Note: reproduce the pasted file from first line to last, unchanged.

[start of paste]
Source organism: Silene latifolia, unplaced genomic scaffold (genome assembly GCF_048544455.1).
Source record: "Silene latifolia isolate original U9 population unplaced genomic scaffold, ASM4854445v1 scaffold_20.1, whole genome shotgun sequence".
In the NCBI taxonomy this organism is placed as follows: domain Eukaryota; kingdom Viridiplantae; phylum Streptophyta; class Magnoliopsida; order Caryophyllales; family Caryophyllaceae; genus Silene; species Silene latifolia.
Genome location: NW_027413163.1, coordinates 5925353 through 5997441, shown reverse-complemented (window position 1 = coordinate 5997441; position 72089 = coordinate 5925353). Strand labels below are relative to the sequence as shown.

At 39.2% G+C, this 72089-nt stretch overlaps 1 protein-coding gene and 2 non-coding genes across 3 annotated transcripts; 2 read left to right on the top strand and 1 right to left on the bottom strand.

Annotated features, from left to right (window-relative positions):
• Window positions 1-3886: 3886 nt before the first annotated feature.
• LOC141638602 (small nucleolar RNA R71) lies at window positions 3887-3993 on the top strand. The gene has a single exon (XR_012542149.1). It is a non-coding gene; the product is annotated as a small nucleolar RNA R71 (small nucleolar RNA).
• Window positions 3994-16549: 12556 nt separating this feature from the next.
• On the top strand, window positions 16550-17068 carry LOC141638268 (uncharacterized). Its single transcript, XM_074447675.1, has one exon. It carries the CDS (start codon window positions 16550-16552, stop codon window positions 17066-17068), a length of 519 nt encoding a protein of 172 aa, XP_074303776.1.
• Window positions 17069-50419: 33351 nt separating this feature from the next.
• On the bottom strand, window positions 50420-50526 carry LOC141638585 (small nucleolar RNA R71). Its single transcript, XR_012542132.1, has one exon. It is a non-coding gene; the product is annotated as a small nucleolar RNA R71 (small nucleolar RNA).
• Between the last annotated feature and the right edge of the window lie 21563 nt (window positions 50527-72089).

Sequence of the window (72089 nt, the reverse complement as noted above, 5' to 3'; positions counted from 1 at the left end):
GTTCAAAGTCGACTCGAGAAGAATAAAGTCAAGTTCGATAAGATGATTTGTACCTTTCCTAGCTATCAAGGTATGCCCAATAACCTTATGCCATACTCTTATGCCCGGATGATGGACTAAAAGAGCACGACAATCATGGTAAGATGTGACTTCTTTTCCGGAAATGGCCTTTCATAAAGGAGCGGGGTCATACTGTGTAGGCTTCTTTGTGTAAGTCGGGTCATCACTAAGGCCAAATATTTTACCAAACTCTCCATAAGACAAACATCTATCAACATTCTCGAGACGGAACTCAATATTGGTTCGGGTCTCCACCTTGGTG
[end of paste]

Source organism: Silene latifolia, unplaced genomic scaffold (genome assembly GCF_048544455.1).
Source record: "Silene latifolia isolate original U9 population unplaced genomic scaffold, ASM4854445v1 scaffold_20.1, whole genome shotgun sequence".
In the NCBI taxonomy this organism is placed as follows: domain Eukaryota; kingdom Viridiplantae; phylum Streptophyta; class Magnoliopsida; order Caryophyllales; family Caryophyllaceae; genus Silene; species Silene latifolia.
Genome location: NW_027413163.1, coordinates 5925353 through 5997441, shown reverse-complemented (window position 1 = coordinate 5997441; position 72089 = coordinate 5925353). Strand labels below are relative to the sequence as shown.

At 39.2% G+C, this 72089-nt stretch overlaps 1 protein-coding gene and 2 non-coding genes across 3 annotated transcripts; 2 read left to right on the top strand and 1 right to left on the bottom strand.

Annotated features, from left to right (window-relative positions):
• Window positions 1-3886: 3886 nt before the first annotated feature.
• LOC141638602 (small nucleolar RNA R71) lies at window positions 3887-3993 on the top strand. The gene has a single exon (XR_012542149.1). It is a non-coding gene; the product is annotated as a small nucleolar RNA R71 (small nucleolar RNA).
• Window positions 3994-16549: 12556 nt separating this feature from the next.
• On the top strand, window positions 16550-17068 carry LOC141638268 (uncharacterized). Its single transcript, XM_074447675.1, has one exon. It carries the CDS (start codon window positions 16550-16552, stop codon window positions 17066-17068), a length of 519 nt encoding a protein of 172 aa, XP_074303776.1.
• Window positions 17069-50419: 33351 nt separating this feature from the next.
• On the bottom strand, window positions 50420-50526 carry LOC141638585 (small nucleolar RNA R71). Its single transcript, XR_012542132.1, has one exon. It is a non-coding gene; the product is annotated as a small nucleolar RNA R71 (small nucleolar RNA).
• Between the last annotated feature and the right edge of the window lie 21563 nt (window positions 50527-72089).

Sequence of the window (72089 nt, the reverse complement as noted above, 5' to 3'; positions counted from 1 at the left end):
GTTCAAAGTCGACTCGAGAAGAATAAAGTCAAGTTCGATAAGATGATTTGTACCTTTCCTAGCTATCAAGGTATGCCCAATAACCTTATGCCATACTCTTATGCCCGGATGATGGACTAAAAGAGCACGACAATCATGGTAAGATGTGACTTCTTTTCCGGAAATGGCCTTTCATAAAGGAGCGGGGTCATACTGTGTAGGCTTCTTTGTGTAAGTCGGGTCATCACTAAGGCCAAATATTTTACCAAACTCTCCATAAGACAAACATCTATCAACATTCTCGAGACGGAACTCAATATTGGTTCGGGTCTCCACCTTGGTG